Borrowed from Elsewhere: The Colour of Depression

The link below redirects to a powerful, eloquent reflection from a former psychiatric nurse on his personal experiences with depression.

Excerpt: Whenever I hear someone talking about depression or read an article or report in the media, the overwhelming impression given is one of blackness, Churchillian phrases such as “Black Dog” or the ubiquitous “Black Cloud“. Not only are these yet more instances of negative use of the word Black, but do not match my own experience of Depression. To me it has no colour, or at best an opaque nothingness, that couldn’t even be described as shadows or fluctuations of light and dark. (Read more)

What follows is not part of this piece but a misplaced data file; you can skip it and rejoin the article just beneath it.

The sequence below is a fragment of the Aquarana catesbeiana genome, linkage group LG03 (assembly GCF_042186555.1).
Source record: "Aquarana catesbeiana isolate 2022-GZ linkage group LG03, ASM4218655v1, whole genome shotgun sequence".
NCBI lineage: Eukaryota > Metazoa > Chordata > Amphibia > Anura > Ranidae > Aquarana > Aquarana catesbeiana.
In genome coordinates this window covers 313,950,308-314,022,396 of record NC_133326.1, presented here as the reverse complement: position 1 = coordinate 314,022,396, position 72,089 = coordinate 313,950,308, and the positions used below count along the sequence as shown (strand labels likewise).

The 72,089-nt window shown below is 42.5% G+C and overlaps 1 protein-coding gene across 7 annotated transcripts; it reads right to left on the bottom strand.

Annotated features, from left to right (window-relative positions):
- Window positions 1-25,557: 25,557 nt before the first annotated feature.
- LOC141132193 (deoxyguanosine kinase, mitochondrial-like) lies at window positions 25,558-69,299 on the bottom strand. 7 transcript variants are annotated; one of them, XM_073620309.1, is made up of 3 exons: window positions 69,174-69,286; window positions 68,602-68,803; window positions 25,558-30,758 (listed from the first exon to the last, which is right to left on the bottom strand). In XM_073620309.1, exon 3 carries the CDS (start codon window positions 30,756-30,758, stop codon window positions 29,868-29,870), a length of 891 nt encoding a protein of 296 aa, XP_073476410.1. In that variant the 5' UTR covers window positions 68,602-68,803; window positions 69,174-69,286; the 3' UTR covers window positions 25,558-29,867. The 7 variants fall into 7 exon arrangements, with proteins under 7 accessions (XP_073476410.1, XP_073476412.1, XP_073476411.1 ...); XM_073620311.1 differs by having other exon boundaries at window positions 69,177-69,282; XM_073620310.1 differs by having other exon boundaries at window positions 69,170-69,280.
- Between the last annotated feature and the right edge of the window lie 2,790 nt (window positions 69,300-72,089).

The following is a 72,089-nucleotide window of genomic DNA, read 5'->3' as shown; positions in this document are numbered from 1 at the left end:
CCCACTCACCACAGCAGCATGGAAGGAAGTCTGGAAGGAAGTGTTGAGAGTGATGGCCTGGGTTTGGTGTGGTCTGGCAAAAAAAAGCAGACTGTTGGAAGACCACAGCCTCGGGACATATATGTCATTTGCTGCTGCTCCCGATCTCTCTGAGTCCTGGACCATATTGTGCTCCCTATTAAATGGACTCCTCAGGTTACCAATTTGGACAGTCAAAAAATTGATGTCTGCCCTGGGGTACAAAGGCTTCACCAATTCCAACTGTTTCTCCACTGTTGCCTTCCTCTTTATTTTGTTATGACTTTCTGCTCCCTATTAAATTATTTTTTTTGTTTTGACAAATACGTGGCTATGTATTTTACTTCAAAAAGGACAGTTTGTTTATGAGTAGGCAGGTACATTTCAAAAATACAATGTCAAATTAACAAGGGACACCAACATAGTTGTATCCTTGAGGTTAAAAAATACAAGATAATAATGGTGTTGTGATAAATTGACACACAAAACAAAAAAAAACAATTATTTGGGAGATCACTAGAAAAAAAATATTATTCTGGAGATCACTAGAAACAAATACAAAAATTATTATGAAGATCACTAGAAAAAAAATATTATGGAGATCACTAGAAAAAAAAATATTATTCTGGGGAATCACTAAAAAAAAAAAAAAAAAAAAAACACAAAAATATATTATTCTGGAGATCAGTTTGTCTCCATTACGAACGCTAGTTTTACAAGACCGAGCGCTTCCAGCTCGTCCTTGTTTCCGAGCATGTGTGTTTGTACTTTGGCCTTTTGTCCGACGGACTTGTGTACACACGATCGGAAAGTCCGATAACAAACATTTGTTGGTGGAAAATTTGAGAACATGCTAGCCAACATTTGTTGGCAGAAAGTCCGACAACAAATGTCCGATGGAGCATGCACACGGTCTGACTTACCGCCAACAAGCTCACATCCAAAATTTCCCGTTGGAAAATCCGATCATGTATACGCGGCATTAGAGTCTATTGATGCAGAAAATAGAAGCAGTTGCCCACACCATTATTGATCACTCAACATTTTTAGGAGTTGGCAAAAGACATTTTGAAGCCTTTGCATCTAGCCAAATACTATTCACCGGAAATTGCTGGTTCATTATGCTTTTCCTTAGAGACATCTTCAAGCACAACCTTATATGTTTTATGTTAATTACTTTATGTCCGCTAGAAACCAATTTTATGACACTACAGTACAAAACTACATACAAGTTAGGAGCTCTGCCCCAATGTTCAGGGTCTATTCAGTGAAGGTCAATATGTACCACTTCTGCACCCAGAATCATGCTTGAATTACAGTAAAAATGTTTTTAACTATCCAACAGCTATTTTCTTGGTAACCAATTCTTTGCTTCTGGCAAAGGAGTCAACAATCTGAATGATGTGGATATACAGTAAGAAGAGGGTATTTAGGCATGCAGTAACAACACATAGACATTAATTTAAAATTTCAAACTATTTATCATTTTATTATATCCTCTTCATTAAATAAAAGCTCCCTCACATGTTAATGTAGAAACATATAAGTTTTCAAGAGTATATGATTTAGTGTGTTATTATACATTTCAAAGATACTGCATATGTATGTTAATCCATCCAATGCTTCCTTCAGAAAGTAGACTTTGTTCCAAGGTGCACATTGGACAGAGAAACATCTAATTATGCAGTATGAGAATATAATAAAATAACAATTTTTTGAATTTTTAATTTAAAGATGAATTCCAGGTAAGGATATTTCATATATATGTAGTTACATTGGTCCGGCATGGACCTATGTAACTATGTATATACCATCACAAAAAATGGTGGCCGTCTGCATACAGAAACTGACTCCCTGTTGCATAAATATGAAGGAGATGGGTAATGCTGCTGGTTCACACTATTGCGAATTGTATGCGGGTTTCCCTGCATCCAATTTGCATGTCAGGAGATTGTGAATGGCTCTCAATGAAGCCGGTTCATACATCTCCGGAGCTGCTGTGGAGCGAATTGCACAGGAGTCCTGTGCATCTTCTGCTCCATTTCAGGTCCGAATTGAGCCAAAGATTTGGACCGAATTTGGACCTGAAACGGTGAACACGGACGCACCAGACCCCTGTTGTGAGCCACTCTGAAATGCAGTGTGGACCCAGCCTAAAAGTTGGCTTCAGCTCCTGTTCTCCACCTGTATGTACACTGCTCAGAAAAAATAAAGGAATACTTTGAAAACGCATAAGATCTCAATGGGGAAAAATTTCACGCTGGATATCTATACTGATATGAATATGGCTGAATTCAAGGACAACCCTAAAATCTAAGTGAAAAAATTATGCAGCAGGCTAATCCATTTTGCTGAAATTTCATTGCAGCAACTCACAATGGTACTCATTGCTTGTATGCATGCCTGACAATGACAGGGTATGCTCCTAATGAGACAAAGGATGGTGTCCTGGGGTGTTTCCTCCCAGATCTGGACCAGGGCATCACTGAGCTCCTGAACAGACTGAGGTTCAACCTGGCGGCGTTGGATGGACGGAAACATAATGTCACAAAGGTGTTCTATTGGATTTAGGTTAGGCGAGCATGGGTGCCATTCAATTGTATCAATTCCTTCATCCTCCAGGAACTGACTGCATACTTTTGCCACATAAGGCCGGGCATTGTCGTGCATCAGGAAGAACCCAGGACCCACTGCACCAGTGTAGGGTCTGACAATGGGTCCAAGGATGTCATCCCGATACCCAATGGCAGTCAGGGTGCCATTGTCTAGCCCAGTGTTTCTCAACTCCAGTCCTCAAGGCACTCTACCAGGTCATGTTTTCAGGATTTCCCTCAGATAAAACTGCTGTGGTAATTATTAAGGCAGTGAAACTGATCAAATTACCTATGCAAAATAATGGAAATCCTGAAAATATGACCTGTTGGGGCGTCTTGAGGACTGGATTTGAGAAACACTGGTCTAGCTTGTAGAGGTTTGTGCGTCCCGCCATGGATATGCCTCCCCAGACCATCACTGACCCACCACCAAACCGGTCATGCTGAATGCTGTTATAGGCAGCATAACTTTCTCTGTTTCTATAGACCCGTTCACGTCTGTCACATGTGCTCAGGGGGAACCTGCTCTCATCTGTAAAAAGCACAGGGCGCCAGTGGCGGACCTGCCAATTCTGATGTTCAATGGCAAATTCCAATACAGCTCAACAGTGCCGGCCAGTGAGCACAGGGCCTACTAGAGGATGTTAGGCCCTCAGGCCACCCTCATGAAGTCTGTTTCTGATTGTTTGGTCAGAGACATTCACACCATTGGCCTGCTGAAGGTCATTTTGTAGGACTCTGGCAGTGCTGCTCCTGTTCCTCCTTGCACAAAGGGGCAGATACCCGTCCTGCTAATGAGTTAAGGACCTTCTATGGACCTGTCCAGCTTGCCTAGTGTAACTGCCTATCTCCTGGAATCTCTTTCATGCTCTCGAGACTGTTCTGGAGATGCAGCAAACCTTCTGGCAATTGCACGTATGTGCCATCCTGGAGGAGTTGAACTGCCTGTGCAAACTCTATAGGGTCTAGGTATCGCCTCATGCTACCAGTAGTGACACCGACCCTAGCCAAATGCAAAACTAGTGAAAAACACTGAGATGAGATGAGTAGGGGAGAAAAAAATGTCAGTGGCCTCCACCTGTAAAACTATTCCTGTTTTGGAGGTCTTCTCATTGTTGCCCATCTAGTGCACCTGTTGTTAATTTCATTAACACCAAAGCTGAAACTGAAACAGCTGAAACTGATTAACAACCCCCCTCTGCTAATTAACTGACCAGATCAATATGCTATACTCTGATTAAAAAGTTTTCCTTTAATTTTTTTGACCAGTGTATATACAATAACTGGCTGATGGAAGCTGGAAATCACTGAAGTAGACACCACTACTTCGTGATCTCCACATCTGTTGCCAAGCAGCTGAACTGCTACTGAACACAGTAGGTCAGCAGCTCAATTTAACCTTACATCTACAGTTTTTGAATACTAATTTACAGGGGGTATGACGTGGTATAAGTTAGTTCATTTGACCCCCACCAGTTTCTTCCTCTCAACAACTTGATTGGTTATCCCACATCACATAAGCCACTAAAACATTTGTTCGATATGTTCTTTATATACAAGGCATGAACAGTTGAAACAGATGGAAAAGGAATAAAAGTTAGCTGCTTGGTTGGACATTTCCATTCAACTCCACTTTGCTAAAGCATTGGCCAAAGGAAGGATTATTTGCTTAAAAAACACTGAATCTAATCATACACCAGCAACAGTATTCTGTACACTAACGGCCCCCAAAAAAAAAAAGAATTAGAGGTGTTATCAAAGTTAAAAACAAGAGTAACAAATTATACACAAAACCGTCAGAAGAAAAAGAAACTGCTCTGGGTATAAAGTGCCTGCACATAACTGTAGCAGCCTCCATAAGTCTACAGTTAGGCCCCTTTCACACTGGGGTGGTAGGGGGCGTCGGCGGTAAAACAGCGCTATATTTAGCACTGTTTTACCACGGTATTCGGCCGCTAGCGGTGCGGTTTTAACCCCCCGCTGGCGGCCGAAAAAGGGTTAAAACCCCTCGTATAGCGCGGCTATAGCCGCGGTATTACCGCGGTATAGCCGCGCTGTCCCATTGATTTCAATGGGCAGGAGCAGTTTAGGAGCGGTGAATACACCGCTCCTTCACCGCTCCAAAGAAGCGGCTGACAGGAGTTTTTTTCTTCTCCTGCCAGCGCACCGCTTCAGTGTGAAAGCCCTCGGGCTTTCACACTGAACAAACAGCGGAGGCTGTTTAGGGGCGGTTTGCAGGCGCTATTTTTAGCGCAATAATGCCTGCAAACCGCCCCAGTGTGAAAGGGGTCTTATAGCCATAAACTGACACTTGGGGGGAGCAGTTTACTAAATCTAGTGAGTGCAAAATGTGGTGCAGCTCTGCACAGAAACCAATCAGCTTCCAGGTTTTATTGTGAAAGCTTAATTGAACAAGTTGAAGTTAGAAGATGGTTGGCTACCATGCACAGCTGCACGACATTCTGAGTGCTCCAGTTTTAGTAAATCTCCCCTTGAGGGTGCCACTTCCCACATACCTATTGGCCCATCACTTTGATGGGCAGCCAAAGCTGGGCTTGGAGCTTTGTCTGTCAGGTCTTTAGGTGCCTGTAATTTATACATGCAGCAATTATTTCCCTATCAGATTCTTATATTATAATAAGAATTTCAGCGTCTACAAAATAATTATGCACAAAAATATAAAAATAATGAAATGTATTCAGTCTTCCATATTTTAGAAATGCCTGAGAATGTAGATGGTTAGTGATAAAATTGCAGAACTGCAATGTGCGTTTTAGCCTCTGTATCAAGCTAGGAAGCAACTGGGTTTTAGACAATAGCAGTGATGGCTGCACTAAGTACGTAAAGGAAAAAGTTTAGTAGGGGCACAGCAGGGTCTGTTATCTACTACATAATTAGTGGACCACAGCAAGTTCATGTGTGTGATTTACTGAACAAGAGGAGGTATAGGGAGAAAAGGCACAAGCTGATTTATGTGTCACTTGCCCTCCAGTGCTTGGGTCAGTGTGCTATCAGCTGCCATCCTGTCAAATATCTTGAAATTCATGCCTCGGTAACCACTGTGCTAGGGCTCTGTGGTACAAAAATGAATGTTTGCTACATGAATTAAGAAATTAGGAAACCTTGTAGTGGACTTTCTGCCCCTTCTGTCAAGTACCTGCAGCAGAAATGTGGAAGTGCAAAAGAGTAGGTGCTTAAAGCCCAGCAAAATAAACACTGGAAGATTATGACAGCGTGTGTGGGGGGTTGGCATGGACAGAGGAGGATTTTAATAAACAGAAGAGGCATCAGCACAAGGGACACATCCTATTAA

As I stated in a comment on his post, part of the reason I’m aspiring to become a therapist rather than a psychiatrist is because of my distrust of the overly-medicated “solutions” to mental health afflictions. I recognize that some mental illness are primarily biological in nature and must be fixed with encapsulated chemical concoctions, but medication intended to artificially alter neurochemicals in order to alleviate emotional dysfunction all too often leads to ignorance of the underlying emotional issues at play.

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